Police arrested Tony Marcel Hammond, 23, after he allegedly had sex with a child in exchange for prescription pain killers Oxycodone and Percocet for her mother. The victim's mother, Debra Annmarie Blackmon, 25, reportedly made the arrangements and her daughter agreed to have sex with Hammond in December, according to the police report. … The report goes on to say Hammond gave the young girl marijuana to "help [the victim] complete the sex act." Afterwards, Hammond provided the drugs to her mother. Hammond has been charged with sex trafficking charges and procuring a person under 18 years old for prostitution. … Blackmon has been charged with sex trafficking of a minor by legal guardian and child neglect causing great bodily harm.

Wednesday, February 22, 2012

Attack on VAWA---seriously?

By Ian Millhiser on Feb 15, 2012 at 10:30 am
Congress passed the Violence Against Women Act in 1994, and it’s been reauthorized without a hitch twice since then. Now that it’s up for reauthorization again, however, Senate Republicans have suddenly decided to use it as part of an anti-gay and anti-immigrant crusade. Every single Republican member of the Senate Judiciary Committee voted against reauthorization, with Ranking Member Chuck Grassley (R-IA) taking the lead against the bill:
The objections, led by Sen. Charles Grassley (R-Iowa) and a few conservative organizations, are not over the VAWA as a whole, but over a few new provisions in the reauthorization —specifically, protections for LGBT individuals, undocumented immigrants who are victims of domestic abuse and the authority of Native American tribes to prosecute crimes.
The Leahy bill enumerates protections for LGBT victims of domestic violence, forbidding discrimination on the basis of sexual orientation or gender identity by VAWA grantees.
The VAWA reauthorization also expands the availability of visas for undocumented immigrants who have been victims of domestic violence and may be reluctant to come forward because of the risk of deportation. VAWA has always protected this group of individuals, but the reauthorization would raise the cap on visas for battered women and sexual assault victims from 10,000 to 15,000. The additional visas would come from recaptured visas in previous years that haven’t been utilized.
It is a mystery why Grassley or anyone else could think that battered gay men, lesbians or immigrants (or, for that matter, Native Americans) do not need the full protection of the law. Worse, Grassley’s tactic here does not simply deny protections to these individuals, he is literally holding a bill that protects all battered women hostage in order to score a few anti-gay and anti-immigrant points.

Tuesday, February 21, 2012

Human trafficking bill heads through Florida Legislature

A bill steadily moving through the Florida Legislature could make it easier to prosecute human trafficking crimes. The issue is an important one for Rep. Matt Gaetz, a co-sponsor of the bill, who said human trafficking is a big problem in Northwest Florida, particularly in the tourism industry. “It’s happening right under our noses and many people are not aware of it,” he said.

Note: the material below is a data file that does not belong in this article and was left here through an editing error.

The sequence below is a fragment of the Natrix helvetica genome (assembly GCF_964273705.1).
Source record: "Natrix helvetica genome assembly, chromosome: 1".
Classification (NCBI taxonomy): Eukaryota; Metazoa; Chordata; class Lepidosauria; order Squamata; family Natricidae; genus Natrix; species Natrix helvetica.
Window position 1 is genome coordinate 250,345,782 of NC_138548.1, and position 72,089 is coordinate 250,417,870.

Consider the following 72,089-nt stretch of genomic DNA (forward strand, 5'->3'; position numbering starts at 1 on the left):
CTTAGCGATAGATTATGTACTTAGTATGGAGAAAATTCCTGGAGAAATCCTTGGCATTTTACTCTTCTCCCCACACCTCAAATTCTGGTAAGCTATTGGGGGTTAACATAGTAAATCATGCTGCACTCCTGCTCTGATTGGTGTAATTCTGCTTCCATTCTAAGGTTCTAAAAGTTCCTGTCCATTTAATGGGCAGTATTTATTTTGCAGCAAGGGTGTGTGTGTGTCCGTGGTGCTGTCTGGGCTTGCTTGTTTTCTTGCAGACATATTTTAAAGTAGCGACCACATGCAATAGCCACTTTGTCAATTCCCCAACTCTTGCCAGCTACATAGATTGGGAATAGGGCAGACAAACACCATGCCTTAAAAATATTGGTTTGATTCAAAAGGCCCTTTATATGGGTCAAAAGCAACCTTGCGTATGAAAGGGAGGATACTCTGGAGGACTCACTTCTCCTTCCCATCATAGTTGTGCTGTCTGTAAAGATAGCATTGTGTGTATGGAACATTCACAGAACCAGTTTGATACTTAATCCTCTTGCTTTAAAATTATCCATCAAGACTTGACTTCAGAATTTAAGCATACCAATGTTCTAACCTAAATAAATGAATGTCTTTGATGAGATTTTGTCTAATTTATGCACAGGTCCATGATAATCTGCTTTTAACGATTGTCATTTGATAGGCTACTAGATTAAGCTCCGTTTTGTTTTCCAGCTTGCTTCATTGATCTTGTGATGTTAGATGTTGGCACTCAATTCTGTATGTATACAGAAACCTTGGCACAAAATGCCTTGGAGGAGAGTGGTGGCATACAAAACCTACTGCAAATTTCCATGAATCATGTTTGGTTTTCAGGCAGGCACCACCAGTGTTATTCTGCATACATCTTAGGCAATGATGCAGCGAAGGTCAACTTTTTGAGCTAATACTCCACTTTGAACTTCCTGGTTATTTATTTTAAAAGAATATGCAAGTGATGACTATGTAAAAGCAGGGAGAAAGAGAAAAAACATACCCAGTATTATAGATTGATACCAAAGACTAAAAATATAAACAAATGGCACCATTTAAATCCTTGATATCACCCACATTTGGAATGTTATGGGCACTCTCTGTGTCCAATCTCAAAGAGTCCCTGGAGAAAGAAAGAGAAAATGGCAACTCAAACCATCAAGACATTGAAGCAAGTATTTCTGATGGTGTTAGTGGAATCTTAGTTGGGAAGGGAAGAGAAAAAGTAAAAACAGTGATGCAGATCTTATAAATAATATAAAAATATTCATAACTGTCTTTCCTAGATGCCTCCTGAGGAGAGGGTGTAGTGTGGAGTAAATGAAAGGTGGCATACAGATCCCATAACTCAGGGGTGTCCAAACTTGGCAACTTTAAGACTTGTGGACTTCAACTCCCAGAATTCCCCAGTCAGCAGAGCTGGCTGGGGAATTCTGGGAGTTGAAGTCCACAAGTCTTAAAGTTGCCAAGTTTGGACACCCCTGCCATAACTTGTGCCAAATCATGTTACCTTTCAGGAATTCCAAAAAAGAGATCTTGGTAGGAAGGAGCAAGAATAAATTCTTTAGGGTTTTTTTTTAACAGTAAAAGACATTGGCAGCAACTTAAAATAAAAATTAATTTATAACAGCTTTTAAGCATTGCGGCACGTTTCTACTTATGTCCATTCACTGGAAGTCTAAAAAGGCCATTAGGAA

Monday, February 20, 2012

Massage Parlor Owners Charged With Human-Trafficking

The operators of four Rockville massage parlors are facing human-trafficking and prostitution-related charges. Montgomery County police said that investigators began probing the businesses in September and found that they were "havens" for human trafficking. Prostitution brothels were operating under the guise of being massage or acupressure parlors, according to police. Authorities charged 31-year-old Mauricio Alexa Garcia Guardia, operator of Executive Body Work at 966 Hungerford Drive; 48-year-old Howard Hao Wang, operator of Tropical Spa at 620 Hungerford Drive; 47-year-old Robert Carrasco, operator of Pink Spa at 932 Hungerford Drive; and 46-year-old Feng Liu, operator of Ya Ya Spa at 751 Rockville Pike. Guardia, Wang and Liu are charged with human trafficking; all four men are charged with conducting prostitution.

Wednesday, February 15, 2012

More Florida News on the Sex Trafficking Front. Sigh.

Sex trafficker sentenced to 30 years in prison
A 35-year-old man from Tamarac was sentenced to 30 years in federal prison for sex trafficking and producing child pornography, according to U.S. Attorney Wifredo A. Ferrer.
Leighton Martin Curtis also was ordered to pay $54,500 restitution to the victim.
The trial evidence showed that in December 2009, Curtis recruited a 15-year-old runaway to work for him as a prostitute, going on "dates" within days. He also took sexually explicit photographs of her to be used in prostitution ads on web sites such as Craigslist and, according to court documents.
Curtis brought her to Broward from North Carolina onNew Year's Eve2009. She worked as a prostitute under Curtis for more than a year, four to five days per week, servicing five to seven customers per day, throughout Florida, Georgia and North Carolina, generating thousands of dollars weekly, according to trial testimony.

Tuesday, February 14, 2012

For battered immigrant women, fear of deportation becomes abusers’ weapon, but 2 laws can overcome that

By Pamela Constable
Teresa Gomez, a Salvadoran woman in her 20s, and Margaret Ashong, a grandmother from Ghana, endured regular beatings, threats and insults by the fathers of their children. Like many battered immigrant women in the Washington area, they mostly suffered in silence, fearful that if they went to the police they could lose their right to remain in the United States and their source of economic support.